COPD is characterized by persistent and often progressive airflow obstruction caused by an abnormal inflammatory response to noxious particles and gases. Smoking is regarded to be the most important risk factor for COPD, yet an estimated proportion of 25 to 45% of all COPD patients have never smoked, suggesting that other (environmental) risk factors exist. Moreover, genetic susceptibility to the detrimental effects of exposure to noxious particles and gases likely plays an important role. In this thesis we investigated subjects from the general population and provide evidence that environmental exposures, such as environmental tobacco smoke exposure and occupational exposure to dusts, gases, fumes and pesticides, independently from personal smoking are associated with a lower level of lung function, an accelerated decline in lung function and an increased prevalence of airway obstruction. Additionally we identified several factors that affect individual susceptibility to the detrimental effects of the environmental exposures, such as personal tobacco smoking and genetic variants in several novel identified genes, i.e. PCDH9, GALNT13, PDE4D, TMEM176A and NOS1. Further research should determine whether the identified (novel) genes are true susceptibility loci for lung function impairment due to environmental exposure, and via which biological mechanisms these genetic variants essentially lead to the development COPD. This knowledge may contribute to the development of therapeutic targets for COPD treatment. Finally interventions to reduce exposure to environmental tobacco smoke or noxious particles and gases at the workplace may benefit lung health in general and may essentially contribute to lowering the global burden of COPD.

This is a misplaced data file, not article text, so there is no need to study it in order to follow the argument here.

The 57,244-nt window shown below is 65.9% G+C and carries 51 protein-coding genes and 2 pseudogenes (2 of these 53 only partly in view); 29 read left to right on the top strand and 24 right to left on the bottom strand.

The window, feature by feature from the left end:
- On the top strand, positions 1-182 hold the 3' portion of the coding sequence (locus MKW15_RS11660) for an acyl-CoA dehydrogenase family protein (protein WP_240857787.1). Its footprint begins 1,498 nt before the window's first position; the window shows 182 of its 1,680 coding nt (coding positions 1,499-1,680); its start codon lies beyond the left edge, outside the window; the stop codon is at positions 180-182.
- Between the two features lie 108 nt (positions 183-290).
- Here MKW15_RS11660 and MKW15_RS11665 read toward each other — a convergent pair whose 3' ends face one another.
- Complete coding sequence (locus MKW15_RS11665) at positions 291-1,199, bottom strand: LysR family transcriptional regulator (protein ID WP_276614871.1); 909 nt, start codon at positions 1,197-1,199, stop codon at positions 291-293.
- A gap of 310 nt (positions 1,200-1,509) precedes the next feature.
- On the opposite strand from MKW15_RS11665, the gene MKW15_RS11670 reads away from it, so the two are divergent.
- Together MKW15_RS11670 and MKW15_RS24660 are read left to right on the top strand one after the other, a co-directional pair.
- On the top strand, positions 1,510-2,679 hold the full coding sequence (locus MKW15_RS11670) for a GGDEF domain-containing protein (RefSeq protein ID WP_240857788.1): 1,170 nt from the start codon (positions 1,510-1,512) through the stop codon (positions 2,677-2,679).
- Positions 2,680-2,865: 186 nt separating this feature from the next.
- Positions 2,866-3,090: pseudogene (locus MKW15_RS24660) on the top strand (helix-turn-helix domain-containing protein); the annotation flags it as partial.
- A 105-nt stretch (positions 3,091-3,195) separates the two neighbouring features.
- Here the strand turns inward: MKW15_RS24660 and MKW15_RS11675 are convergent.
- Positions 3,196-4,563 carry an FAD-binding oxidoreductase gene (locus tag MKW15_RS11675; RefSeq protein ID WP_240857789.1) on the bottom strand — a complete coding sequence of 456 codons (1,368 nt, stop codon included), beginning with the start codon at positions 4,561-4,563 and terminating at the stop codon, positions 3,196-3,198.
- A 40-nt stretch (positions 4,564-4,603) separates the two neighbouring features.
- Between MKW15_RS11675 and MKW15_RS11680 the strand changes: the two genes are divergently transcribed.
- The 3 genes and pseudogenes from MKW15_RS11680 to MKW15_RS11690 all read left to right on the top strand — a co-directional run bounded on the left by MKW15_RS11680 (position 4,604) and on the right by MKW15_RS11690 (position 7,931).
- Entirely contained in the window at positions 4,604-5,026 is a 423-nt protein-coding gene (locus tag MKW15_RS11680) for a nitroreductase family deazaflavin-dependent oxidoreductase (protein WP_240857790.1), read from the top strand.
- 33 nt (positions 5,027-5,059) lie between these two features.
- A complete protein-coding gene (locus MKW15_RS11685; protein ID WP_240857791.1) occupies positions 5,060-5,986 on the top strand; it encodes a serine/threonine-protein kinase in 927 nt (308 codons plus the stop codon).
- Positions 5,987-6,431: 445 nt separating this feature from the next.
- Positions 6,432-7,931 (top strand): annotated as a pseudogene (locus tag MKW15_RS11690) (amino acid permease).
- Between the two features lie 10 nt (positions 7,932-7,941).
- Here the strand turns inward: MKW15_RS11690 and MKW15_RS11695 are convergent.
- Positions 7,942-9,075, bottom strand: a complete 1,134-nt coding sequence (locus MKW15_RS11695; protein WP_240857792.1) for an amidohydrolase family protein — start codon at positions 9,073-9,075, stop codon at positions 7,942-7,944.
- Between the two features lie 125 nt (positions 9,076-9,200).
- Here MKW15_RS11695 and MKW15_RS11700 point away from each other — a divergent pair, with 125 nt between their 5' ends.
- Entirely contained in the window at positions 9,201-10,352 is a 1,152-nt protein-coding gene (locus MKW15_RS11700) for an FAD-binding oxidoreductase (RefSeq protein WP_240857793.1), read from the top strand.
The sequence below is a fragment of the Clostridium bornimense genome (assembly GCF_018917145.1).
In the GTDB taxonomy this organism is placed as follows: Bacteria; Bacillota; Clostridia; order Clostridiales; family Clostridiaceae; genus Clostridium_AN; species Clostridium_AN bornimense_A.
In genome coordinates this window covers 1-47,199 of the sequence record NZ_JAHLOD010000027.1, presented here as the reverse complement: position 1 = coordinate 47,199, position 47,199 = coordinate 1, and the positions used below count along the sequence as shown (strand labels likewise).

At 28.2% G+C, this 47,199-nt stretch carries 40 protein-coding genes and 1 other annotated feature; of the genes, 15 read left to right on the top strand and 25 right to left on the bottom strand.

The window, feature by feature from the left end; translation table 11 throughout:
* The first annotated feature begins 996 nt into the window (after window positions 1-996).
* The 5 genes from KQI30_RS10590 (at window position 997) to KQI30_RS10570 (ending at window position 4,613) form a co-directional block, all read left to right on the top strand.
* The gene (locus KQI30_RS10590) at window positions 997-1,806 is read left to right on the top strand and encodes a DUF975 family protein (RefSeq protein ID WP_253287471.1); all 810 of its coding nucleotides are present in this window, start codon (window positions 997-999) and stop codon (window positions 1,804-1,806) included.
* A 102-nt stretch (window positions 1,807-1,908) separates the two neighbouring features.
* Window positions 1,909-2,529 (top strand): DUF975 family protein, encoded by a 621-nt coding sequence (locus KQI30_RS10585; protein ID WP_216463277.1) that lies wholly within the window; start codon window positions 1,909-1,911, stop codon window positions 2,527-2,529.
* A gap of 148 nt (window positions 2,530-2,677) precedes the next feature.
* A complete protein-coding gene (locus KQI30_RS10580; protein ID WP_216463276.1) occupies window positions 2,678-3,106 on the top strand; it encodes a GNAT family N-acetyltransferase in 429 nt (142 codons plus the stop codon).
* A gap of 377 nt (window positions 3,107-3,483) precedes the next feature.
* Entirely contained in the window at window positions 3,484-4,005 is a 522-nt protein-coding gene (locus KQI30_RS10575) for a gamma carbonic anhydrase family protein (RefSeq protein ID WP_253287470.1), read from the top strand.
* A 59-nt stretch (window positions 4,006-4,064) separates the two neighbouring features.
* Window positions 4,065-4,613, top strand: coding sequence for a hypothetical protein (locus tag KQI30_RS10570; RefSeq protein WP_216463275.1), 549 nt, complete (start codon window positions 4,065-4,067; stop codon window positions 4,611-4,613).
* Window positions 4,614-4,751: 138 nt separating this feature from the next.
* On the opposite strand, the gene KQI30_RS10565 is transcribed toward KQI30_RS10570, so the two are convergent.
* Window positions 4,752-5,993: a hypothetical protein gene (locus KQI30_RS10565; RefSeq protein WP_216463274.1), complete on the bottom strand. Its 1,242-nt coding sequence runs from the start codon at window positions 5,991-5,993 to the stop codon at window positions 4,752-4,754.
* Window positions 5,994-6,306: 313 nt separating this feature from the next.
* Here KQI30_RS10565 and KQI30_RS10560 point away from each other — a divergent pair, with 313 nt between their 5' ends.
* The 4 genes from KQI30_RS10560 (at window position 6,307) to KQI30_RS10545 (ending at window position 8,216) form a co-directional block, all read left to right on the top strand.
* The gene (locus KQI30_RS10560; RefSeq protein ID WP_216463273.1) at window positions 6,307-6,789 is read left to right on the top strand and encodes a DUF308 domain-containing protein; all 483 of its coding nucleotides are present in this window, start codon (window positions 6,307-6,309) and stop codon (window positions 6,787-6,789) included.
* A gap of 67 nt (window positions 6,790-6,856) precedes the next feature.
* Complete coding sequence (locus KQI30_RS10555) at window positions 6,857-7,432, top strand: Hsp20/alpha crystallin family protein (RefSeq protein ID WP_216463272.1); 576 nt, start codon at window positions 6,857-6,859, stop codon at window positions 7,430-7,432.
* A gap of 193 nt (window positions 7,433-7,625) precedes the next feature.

|Translated title of the contribution||Genen, omgeving en gezondheid van de longen|
|Qualification||Doctor of Philosophy|
- Boezen, Hendrika, Supervisor
- Postma, Dirkje, Supervisor
- Vonk, Judith, Co-supervisor
|Place of Publication||[S.l.]|
|Publication status||Published - 2014|